IRS Delays Implementation Of $600 Reporting Forms For Third Party Sellers

IRS Delays Implementation Of $600 Reporting Forms For Third Party Sellers

The change was implemented due to corporate push back about the low threshold.

A new IRS change has relieved millions of online sellers with a delay to their recently announced reporting rule. The 1099-K $600 IRS tax reporting rule set to go into effect this year has been pushed back for a second time due to consumer outcry. 

The 1099-K rule requires online marketplaces that use payment apps like PayPal, Venmo, Etsy, and eBay to file a tax form if they received over $600 in payments for services or goods. The new rule would’ve had an estimated 40 million taxpayers filing the new form, even some who hadn’t had any tax obligation in the past. 

The rule has been amended for the 2023 tax year to have a $20,000/200 transaction threshold instead. According to Kiplinger, third-party payment apps will issue 1099-K forms to people who received over $20,000 in service payments and have had more than 200 separate transactions. 

IRS Commissioner Danny Werfel released a statement explaining the change. He explained it was a response to overwhelming corporate concerns over the low threshold and sudden implementation.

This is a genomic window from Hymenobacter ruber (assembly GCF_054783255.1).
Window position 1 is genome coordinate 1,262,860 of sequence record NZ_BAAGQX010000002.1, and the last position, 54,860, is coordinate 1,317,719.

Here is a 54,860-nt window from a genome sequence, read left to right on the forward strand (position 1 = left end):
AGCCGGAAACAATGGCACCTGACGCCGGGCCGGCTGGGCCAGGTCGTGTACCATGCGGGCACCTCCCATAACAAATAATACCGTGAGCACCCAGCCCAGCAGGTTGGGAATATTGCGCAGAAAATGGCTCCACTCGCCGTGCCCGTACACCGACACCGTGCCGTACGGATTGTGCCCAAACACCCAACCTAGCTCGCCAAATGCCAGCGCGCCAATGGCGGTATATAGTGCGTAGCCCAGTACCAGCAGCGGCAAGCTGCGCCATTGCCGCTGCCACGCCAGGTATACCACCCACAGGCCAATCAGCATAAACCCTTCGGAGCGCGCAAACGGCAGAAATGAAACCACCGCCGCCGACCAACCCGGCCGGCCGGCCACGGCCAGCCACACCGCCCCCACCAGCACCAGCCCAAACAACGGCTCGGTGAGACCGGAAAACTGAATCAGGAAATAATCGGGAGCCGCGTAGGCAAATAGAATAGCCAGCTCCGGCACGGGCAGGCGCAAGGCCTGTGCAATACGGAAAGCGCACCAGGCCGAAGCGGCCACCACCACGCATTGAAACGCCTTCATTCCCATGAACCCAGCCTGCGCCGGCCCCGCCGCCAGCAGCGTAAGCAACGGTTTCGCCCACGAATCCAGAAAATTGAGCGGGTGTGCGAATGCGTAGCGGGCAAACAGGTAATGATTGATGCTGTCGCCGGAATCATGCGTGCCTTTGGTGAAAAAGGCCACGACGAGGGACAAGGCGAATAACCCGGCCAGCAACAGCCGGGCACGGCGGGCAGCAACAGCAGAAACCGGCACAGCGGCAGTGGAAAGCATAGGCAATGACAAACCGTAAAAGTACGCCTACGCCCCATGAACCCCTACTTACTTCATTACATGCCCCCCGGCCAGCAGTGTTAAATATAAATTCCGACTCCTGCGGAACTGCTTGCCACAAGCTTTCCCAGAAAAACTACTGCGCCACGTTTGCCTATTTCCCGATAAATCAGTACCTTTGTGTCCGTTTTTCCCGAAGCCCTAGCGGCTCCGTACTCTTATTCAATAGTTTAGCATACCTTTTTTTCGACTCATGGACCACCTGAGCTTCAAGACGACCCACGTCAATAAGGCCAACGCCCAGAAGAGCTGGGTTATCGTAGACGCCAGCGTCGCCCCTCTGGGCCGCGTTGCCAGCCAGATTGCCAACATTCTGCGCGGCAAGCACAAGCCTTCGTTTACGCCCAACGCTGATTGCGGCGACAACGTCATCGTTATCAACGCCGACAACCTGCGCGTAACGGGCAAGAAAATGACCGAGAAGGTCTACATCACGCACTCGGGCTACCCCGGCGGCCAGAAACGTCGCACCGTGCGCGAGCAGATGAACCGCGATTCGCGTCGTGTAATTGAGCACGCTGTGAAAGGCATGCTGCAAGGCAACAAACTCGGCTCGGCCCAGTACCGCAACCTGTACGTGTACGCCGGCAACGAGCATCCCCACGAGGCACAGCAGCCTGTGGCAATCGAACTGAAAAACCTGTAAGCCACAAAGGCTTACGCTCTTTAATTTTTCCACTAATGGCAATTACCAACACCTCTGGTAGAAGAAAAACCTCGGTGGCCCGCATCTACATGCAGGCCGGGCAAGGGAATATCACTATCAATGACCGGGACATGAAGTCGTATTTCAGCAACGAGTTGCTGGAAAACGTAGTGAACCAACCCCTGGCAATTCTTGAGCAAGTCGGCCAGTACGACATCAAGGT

He said, “We spent many months gathering feedback from third-party groups and others, and it became increasingly clear we need additional time to implement the new reporting requirements effectively. A [changed approach] is the right thing to do to prevent unnecessary confusion.” 

Although the previous standing reporting amount remains the same for this tax year, the IRS announced plans to introduce a $5,000 threshold for the 2024 tax year. The requirement only includes payments for goods and services, not any money sent through personal transactions.

The distinction caused the IRS to warn that “the casual sale of goods and services, including selling used personal items like clothing and furniture at a loss, could generate a Form 1099-K for many people, even if the seller has no tax liability from those sales.”

The IRS believes the eventual move to a lower reporting threshold for the 1099-K form will hopefully increase tax compliance as long as sellers fully understand how to use the forms.